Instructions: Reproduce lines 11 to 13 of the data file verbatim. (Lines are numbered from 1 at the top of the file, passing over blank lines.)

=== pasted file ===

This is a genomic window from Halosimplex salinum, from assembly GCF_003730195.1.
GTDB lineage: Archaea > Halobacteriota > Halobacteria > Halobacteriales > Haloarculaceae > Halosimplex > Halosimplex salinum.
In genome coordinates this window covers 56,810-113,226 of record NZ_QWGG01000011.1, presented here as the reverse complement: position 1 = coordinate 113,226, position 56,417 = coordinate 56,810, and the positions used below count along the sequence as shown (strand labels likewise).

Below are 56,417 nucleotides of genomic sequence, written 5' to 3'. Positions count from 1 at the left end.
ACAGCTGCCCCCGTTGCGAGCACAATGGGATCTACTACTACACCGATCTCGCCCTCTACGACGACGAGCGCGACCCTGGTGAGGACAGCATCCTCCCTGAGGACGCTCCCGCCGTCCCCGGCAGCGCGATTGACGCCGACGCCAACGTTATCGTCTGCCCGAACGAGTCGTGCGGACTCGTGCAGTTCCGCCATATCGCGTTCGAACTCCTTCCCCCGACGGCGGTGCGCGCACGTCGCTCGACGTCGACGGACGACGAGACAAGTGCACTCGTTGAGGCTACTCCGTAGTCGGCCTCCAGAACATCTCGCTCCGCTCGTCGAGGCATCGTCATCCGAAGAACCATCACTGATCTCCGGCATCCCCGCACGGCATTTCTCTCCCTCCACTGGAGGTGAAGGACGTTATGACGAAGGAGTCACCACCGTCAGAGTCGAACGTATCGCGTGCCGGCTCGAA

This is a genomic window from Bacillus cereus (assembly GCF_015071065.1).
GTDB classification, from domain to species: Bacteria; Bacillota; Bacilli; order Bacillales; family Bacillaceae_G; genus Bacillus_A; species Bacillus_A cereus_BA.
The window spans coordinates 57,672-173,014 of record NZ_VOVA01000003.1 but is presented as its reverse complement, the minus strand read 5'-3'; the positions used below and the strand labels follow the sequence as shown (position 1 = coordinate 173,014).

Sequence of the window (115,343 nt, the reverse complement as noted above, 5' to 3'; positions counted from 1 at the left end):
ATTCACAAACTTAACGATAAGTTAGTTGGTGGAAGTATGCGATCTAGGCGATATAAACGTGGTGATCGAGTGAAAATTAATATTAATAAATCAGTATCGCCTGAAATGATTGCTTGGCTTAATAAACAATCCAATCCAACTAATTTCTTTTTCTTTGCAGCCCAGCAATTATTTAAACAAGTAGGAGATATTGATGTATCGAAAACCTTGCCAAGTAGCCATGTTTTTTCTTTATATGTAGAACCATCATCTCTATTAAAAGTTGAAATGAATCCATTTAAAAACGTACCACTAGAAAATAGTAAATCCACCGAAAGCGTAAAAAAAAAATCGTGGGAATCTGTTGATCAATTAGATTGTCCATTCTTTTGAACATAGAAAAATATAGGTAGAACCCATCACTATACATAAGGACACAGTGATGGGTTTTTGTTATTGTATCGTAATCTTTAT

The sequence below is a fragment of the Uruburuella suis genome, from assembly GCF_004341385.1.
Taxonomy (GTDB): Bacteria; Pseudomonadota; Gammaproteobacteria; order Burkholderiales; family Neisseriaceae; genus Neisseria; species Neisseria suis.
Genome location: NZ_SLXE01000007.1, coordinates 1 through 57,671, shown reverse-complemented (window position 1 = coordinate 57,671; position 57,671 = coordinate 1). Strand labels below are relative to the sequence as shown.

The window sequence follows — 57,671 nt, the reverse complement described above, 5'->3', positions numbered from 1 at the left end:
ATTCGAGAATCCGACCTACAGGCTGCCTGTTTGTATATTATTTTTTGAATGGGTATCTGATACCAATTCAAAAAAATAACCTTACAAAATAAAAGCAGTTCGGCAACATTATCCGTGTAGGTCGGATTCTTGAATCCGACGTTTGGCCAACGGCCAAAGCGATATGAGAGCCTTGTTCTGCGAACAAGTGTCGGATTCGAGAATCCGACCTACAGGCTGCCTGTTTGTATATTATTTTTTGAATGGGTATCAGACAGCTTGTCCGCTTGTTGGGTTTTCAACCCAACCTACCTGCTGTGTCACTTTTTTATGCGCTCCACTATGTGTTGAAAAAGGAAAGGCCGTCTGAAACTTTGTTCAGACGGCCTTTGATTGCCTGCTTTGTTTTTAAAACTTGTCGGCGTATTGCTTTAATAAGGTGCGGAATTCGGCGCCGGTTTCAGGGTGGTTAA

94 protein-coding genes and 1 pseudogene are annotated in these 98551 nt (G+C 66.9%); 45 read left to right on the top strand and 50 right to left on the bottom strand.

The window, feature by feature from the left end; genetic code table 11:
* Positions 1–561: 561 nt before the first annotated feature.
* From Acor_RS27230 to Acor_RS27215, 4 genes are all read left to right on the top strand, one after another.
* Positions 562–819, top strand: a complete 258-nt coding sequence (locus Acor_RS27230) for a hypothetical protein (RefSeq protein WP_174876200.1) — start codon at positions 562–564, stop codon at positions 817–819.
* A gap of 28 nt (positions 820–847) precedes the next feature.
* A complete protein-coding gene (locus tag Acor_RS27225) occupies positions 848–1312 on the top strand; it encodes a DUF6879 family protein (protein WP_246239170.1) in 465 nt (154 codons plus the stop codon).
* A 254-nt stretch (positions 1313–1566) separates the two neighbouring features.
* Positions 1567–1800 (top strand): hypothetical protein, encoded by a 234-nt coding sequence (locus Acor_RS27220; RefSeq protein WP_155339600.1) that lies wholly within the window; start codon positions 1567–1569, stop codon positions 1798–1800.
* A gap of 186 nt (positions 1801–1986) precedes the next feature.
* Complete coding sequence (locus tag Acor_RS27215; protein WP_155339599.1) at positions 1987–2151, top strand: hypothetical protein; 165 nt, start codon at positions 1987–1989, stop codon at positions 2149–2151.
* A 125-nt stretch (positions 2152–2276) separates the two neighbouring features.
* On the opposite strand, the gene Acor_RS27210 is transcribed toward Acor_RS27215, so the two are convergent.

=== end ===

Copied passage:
The sequence below is a fragment of the Uruburuella suis genome, from assembly GCF_004341385.1.
Taxonomy (GTDB): Bacteria; Pseudomonadota; Gammaproteobacteria; order Burkholderiales; family Neisseriaceae; genus Neisseria; species Neisseria suis.
Genome location: NZ_SLXE01000007.1, coordinates 1 through 57,671, shown reverse-complemented (window position 1 = coordinate 57,671; position 57,671 = coordinate 1). Strand labels below are relative to the sequence as shown.